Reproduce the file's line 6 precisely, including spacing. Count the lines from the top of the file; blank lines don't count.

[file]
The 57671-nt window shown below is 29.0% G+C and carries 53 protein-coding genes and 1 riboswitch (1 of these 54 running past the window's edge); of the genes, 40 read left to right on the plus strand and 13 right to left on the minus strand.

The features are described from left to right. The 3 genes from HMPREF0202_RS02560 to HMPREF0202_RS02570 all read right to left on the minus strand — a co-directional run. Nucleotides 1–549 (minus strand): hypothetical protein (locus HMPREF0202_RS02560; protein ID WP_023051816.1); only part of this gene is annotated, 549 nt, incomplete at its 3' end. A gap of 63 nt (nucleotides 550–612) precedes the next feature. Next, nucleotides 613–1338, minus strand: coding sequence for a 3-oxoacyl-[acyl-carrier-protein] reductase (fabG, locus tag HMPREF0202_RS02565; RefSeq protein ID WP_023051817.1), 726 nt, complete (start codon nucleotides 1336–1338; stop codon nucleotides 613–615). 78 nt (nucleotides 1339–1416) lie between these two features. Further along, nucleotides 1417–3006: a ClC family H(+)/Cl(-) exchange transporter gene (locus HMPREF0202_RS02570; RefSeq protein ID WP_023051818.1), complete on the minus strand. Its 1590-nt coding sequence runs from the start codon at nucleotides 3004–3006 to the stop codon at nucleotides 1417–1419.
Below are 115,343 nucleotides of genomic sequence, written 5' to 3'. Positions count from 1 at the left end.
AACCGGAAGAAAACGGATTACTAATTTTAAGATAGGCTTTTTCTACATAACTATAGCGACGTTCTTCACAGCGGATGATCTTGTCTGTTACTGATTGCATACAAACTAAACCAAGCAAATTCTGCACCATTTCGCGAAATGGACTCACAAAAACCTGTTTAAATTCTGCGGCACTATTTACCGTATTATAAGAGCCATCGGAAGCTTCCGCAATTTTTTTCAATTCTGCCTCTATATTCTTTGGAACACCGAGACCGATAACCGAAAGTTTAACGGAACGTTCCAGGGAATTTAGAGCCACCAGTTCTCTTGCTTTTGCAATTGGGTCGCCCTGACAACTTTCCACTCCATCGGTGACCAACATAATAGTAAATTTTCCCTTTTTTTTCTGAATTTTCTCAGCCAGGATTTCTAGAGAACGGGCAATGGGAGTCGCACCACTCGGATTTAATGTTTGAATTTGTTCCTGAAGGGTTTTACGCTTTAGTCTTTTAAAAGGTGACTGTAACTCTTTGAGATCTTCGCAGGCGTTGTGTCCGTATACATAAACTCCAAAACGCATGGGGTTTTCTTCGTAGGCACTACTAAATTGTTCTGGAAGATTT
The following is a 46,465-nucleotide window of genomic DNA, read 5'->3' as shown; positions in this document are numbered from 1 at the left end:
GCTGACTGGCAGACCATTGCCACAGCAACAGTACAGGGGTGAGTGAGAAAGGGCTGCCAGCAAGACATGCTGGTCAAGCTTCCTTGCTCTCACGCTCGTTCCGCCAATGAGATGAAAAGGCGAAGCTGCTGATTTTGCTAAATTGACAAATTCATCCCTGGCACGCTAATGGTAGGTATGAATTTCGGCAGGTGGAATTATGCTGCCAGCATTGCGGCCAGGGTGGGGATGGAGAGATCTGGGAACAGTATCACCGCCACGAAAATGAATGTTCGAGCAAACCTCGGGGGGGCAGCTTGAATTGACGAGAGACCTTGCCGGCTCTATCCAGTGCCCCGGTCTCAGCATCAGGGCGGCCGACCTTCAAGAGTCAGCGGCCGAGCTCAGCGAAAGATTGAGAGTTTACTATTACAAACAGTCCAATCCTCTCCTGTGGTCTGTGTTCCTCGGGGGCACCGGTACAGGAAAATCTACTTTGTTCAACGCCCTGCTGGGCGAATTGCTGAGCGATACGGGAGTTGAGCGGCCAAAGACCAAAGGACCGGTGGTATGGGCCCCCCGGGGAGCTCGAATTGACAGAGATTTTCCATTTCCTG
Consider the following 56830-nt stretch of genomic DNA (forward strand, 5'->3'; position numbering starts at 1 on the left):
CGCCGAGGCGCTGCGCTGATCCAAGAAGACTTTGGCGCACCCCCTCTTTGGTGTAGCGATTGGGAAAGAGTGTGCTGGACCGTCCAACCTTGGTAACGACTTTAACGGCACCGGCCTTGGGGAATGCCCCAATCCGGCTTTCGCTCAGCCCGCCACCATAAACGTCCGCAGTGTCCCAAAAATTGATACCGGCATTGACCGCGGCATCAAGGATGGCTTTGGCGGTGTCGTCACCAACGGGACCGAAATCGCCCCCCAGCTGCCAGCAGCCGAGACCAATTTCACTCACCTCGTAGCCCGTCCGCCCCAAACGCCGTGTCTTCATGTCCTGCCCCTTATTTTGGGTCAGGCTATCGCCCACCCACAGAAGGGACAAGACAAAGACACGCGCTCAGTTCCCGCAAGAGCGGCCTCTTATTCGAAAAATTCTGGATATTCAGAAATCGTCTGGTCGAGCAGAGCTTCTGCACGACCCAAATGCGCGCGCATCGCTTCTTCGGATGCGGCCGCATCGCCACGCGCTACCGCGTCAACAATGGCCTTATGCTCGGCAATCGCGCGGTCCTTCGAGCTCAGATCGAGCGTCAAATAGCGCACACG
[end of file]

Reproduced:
GCTGACTGGCAGACCATTGCCACAGCAACAGTACAGGGGTGAGTGAGAAAGGGCTGCCAGCAAGACATGCTGGTCAAGCTTCCTTGCTCTCACGCTCGTTCCGCCAATGAGATGAAAAGGCGAAGCTGCTGATTTTGCTAAATTGACAAATTCATCCCTGGCACGCTAATGGTAGGTATGAATTTCGGCAGGTGGAATTATGCTGCCAGCATTGCGGCCAGGGTGGGGATGGAGAGATCTGGGAACAGTATCACCGCCACGAAAATGAATGTTCGAGCAAACCTCGGGGGGGCAGCTTGAATTGACGAGAGACCTTGCCGGCTCTATCCAGTGCCCCGGTCTCAGCATCAGGGCGGCCGACCTTCAAGAGTCAGCGGCCGAGCTCAGCGAAAGATTGAGAGTTTACTATTACAAACAGTCCAATCCTCTCCTGTGGTCTGTGTTCCTCGGGGGCACCGGTACAGGAAAATCTACTTTGTTCAACGCCCTGCTGGGCGAATTGCTGAGCGATACGGGAGTTGAGCGGCCAAAGACCAAAGGACCGGTGGTATGGGCCCCCCGGGGAGCTCGAATTGACAGAGATTTTCCATTTCCTG